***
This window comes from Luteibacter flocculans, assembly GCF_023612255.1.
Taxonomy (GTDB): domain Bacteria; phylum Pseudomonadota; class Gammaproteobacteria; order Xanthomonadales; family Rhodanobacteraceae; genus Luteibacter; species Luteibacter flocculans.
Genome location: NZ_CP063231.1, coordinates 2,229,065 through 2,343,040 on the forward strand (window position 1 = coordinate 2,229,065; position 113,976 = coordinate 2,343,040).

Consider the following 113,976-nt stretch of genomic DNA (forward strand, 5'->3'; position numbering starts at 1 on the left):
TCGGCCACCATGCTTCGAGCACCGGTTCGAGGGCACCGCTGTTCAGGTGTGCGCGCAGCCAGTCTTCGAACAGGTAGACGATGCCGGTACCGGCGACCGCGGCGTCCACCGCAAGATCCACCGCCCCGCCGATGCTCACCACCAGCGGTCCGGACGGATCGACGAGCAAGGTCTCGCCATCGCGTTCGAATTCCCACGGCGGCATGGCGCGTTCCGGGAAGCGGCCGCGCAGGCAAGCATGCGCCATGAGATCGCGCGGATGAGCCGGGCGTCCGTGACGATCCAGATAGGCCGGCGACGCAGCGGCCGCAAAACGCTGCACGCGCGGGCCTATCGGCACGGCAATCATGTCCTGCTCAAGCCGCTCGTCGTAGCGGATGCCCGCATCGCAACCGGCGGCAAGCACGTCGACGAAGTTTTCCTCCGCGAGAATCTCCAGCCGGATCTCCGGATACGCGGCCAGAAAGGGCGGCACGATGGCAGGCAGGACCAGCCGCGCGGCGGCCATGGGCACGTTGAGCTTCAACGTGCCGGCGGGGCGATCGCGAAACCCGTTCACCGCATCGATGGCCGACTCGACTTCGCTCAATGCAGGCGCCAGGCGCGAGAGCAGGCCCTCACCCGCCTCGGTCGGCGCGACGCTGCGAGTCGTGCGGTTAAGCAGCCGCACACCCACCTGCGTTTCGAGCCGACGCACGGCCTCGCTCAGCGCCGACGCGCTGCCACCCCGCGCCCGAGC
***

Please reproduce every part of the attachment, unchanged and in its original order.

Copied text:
This window comes from Luteibacter flocculans, assembly GCF_023612255.1.
Taxonomy (GTDB): domain Bacteria; phylum Pseudomonadota; class Gammaproteobacteria; order Xanthomonadales; family Rhodanobacteraceae; genus Luteibacter; species Luteibacter flocculans.
Genome location: NZ_CP063231.1, coordinates 2,229,065 through 2,343,040 on the forward strand (window position 1 = coordinate 2,229,065; position 113,976 = coordinate 2,343,040).

Consider the following 113,976-nt stretch of genomic DNA (forward strand, 5'->3'; position numbering starts at 1 on the left):
TCGGCCACCATGCTTCGAGCACCGGTTCGAGGGCACCGCTGTTCAGGTGTGCGCGCAGCCAGTCTTCGAACAGGTAGACGATGCCGGTACCGGCGACCGCGGCGTCCACCGCAAGATCCACCGCCCCGCCGATGCTCACCACCAGCGGTCCGGACGGATCGACGAGCAAGGTCTCGCCATCGCGTTCGAATTCCCACGGCGGCATGGCGCGTTCCGGGAAGCGGCCGCGCAGGCAAGCATGCGCCATGAGATCGCGCGGATGAGCCGGGCGTCCGTGACGATCCAGATAGGCCGGCGACGCAGCGGCCGCAAAACGCTGCACGCGCGGGCCTATCGGCACGGCAATCATGTCCTGCTCAAGCCGCTCGTCGTAGCGGATGCCCGCATCGCAACCGGCGGCAAGCACGTCGACGAAGTTTTCCTCCGCGAGAATCTCCAGCCGGATCTCCGGATACGCGGCCAGAAAGGGCGGCACGATGGCAGGCAGGACCAGCCGCGCGGCGGCCATGGGCACGTTGAGCTTCAACGTGCCGGCGGGGCGATCGCGAAACCCGTTCACCGCATCGATGGCCGACTCGACTTCGCTCAATGCAGGCGCCAGGCGCGAGAGCAGGCCCTCACCCGCCTCGGTCGGCGCGACGCTGCGAGTCGTGCGGTTAAGCAGCCGCACACCCACCTGCGTTTCGAGCCGACGCACGGCCTCGCTCAGCGCCGACGCGCTGCCACCCCGCGCCCGAGC